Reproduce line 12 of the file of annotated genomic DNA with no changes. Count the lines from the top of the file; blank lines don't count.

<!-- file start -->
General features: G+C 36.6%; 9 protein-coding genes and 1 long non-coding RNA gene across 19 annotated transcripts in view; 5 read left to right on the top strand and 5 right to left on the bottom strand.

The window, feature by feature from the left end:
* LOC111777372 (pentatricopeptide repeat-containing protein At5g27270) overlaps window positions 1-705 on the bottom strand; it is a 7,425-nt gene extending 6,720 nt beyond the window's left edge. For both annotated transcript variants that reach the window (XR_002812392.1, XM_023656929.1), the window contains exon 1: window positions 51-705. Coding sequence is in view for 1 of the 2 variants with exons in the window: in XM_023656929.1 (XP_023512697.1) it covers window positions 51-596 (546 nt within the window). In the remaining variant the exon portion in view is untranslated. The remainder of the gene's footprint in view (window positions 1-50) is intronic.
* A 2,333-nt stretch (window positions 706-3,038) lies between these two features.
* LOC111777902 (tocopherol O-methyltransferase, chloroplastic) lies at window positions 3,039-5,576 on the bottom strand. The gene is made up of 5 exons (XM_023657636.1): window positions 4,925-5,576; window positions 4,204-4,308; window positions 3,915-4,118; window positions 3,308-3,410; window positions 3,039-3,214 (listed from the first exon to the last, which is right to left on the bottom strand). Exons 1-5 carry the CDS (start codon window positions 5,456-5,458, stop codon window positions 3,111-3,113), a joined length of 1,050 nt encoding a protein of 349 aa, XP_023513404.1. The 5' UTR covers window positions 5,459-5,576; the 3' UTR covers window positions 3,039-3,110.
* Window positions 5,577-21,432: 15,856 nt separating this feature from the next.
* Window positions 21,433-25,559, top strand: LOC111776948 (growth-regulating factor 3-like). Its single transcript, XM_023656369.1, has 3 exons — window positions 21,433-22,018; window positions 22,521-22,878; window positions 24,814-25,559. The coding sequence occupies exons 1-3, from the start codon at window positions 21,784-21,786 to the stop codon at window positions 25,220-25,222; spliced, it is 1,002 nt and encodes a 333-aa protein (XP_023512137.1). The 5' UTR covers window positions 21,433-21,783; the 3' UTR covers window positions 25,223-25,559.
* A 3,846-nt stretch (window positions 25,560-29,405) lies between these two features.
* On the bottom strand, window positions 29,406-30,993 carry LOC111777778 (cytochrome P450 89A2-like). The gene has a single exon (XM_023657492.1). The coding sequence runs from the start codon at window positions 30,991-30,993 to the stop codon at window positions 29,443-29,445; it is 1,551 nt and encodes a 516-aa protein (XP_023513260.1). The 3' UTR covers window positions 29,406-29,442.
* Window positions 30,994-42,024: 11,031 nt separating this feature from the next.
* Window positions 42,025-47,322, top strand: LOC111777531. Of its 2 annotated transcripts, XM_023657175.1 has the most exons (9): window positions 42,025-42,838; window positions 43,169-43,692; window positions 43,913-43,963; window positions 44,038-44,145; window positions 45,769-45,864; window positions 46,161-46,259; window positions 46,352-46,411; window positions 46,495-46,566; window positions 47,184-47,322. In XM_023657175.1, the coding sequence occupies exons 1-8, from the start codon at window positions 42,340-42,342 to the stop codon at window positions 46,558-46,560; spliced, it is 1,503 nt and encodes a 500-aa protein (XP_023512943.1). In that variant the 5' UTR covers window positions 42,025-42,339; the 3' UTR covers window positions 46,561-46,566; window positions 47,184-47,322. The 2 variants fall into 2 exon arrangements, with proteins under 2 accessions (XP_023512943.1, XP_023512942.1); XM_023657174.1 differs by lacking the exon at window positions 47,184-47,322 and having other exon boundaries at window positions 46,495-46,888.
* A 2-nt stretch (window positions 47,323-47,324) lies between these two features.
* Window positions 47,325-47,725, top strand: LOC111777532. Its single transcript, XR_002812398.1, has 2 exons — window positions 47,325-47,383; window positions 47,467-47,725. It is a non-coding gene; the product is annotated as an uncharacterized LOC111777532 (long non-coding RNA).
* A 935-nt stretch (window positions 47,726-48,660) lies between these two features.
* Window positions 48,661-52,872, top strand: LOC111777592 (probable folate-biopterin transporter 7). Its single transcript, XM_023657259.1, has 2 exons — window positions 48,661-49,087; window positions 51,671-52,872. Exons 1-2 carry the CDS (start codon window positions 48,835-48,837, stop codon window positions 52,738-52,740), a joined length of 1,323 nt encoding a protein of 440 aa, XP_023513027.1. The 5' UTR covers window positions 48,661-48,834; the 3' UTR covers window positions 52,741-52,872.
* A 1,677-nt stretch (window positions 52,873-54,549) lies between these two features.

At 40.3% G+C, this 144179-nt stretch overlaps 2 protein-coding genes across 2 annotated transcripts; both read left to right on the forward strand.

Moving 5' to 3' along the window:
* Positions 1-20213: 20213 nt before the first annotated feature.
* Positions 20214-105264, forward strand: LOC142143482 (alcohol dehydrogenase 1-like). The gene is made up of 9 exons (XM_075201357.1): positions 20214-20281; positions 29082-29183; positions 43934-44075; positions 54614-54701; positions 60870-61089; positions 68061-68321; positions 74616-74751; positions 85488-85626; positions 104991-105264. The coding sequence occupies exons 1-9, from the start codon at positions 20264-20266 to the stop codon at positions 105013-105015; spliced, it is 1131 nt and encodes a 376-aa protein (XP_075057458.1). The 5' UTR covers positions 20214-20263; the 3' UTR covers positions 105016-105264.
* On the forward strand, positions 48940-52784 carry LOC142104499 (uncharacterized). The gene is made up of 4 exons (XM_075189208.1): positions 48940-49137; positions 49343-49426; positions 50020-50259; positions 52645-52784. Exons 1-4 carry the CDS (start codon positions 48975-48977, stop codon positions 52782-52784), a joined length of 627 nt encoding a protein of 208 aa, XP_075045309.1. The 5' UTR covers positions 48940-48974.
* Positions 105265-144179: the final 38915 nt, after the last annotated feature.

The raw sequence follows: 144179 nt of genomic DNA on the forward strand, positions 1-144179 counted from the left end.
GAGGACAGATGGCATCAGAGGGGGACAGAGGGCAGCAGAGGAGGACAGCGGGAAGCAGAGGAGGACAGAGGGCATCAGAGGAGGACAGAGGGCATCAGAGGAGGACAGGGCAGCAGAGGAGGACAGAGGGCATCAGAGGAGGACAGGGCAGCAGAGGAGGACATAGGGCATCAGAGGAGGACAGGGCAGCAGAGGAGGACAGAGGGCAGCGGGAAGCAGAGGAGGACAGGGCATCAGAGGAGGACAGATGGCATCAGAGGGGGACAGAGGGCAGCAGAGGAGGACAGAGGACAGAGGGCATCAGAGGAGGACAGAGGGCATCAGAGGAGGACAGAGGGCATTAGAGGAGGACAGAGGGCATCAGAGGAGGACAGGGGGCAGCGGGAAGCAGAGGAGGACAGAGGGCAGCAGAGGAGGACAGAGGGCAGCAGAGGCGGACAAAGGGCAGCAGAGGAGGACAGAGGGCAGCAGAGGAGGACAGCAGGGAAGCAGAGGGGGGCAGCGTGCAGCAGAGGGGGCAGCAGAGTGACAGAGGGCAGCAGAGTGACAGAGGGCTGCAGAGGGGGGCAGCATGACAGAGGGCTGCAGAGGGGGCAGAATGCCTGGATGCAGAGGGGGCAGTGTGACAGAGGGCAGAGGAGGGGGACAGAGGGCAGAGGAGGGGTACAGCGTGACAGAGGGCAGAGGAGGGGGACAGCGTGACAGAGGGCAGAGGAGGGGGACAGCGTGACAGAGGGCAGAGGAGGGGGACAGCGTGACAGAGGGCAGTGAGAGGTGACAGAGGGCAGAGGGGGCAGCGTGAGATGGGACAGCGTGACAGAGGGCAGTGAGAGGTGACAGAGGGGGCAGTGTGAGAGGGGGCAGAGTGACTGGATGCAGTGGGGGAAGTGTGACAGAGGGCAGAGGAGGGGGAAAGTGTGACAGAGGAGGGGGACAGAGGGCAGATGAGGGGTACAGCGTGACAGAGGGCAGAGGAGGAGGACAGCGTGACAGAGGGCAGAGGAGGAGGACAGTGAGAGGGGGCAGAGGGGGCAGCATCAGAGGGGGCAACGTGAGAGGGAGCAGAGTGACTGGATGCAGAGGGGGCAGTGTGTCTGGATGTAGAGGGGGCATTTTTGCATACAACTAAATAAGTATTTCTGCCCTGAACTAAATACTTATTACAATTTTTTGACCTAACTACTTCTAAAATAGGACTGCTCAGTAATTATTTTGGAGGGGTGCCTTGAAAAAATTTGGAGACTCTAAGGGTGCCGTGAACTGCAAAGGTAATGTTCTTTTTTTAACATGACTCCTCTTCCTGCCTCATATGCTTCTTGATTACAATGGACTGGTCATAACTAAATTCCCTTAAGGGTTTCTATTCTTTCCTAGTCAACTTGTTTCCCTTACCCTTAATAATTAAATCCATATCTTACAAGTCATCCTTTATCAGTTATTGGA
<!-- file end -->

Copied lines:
* A 2-nt stretch (window positions 47,323-47,324) lies between these two features.